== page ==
Where You Will Stay
Culture & History
Getting to Paxos
THE ISLAND OF PAXOS
Paxos lies in the Ionian Sea just nine miles south of
Corfu and can easily be reached from the UK and
elsewhere in mainland Europe. It is just eight miles
long and two miles wide and has, for the most part,
escaped the effects of mass tourism. It is a really
beautiful and relatively hilly island, most of which is covered in olive and
cypress trees, and which has just three main villages,
all of which have retained their traditional Greek
charm. There are roads, but
not too many cars, there is a bus and there are taxis,
but the island is an explorer’s paradise. Paxos is one
of the greenest islands in Greece, even in mid-summer,
and this is one of the many factors that attract so many
people. Spring on the island is particularly colourful with many
wild flowers and migrating birds.
The main village is
in the south of the island
and this is where the hydrofoil and car ferries arrive. Gaios boasts a very attractive seafront
where many yachts and small boats are moored. It has a
wide range of shops, many tavernas and bars, a bank and
a couple of ATMs.
In the north of the island is the village of
Lakka and its
idyllic bay, which is a haven for elegant yachts in the
evenings. Again, Lakka has a number of tavernas and bars. It also boasts what is almost a sandy beach,
which is very rare on Paxos.
The smallest of the three main villages is
which is situated on the East Coast between Gaios and
Lakka. It is a small fishing village which is still very
quiet and peaceful but wakes up in the evenings. The
views over Loggos harbour across to the mainland of
Greece are wonderful.
In addition, there are a few very small
on the island, most of which are really no more than
hamlets. The main ones are Magazia and Fontana.
Around the Island
- The West Coast of the island is known as the 'wild
coast', as it faces the open-sea. It has cliffs, caves
and grottos and can only be accessed by boat. The East
Coast, on the other hand, is usually very calm and is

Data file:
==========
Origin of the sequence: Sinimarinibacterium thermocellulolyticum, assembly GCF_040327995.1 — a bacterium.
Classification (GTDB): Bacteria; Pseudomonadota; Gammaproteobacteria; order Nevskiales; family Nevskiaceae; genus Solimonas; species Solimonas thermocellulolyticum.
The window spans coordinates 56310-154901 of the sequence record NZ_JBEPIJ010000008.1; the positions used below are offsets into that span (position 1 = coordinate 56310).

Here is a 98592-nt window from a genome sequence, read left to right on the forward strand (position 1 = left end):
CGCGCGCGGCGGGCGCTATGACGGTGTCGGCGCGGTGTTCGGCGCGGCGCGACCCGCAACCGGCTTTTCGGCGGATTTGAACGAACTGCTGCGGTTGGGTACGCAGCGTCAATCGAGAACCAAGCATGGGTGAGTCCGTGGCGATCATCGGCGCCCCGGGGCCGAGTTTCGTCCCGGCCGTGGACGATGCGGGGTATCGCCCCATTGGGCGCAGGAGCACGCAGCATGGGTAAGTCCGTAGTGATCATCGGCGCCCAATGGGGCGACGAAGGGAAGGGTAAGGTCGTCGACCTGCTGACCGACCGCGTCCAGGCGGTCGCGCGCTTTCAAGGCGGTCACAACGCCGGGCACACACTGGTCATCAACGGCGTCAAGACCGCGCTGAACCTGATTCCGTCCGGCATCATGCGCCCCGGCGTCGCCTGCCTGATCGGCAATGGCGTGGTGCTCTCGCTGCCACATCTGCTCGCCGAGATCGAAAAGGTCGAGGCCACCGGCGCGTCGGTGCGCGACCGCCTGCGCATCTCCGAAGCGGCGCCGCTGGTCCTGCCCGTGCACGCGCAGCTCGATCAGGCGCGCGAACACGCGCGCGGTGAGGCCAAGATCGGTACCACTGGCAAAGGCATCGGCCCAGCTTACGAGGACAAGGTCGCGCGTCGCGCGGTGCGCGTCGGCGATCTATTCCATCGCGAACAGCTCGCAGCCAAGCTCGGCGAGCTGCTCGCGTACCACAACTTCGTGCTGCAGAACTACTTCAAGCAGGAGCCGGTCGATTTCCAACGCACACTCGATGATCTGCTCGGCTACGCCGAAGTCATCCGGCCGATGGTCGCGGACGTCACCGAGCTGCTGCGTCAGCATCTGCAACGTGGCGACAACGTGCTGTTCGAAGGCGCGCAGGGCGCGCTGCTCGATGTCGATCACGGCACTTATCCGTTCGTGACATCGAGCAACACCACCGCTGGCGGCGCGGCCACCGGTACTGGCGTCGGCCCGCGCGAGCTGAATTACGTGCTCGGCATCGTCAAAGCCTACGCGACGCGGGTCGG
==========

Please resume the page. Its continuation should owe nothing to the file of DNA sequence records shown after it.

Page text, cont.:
perfect for swimming and boating. It comprises shingle
beaches all the way from Lakka right down to the
southern tip. These beaches make the sea look so clear
and inviting and are wonderful for snorkelling and
diving. Many are also backed by wonderful olive groves;
there are over 200,000 olive trees on the island.
To the south of Paxos is the island of Anti Paxos, where the
wonderful sandy beaches are amongst the best in the
whole of Greece!
Getting Around - The best way to see Paxos is on foot and
there are many lovely walks, both along the coast and
through the olive groves. Public transport is provided
by an air-conditioned coach which runs around the island
several times a day linking the main villages and there
are also a number of taxis available, with the taxi
drivers being quite happy to give guided tours of the
island. It is of course also possible to hire cars,
boats and scooters, and we are able to book
Getting to Paxos – Although most visitors to Paxos arrive via
Corfu, there are many different ways of getting here.
For full details of all the options, please see
‘Getting to Paxos’.
Accommodation on Paxos –
There is a fair selection of accommodation for rent on
Paxos, both in the main coastal villages of Gaios, Lakka
and Loggos, as well as in the more secluded rural areas.
Most of the accommodation is in villas and apartments,
which range from the relatively simple to the truly
luxurious, and there are only two hotels of any size on
are looking for
holiday accommodation on Paxos, then do have a
look at the wide selection of rental properties
on offer from specialist tour operator,
Travel à la
carte. Travel à la carte's properties are mostly in and around Loggos and they range from studios, apartments
and one-bedroom villas with private pools for
couples to four-bedroom villas and adjacent
properties that can be combined to accommodate
families and larger groups.
We have first hand knowledge of all these properties, so
contact us to discuss the options.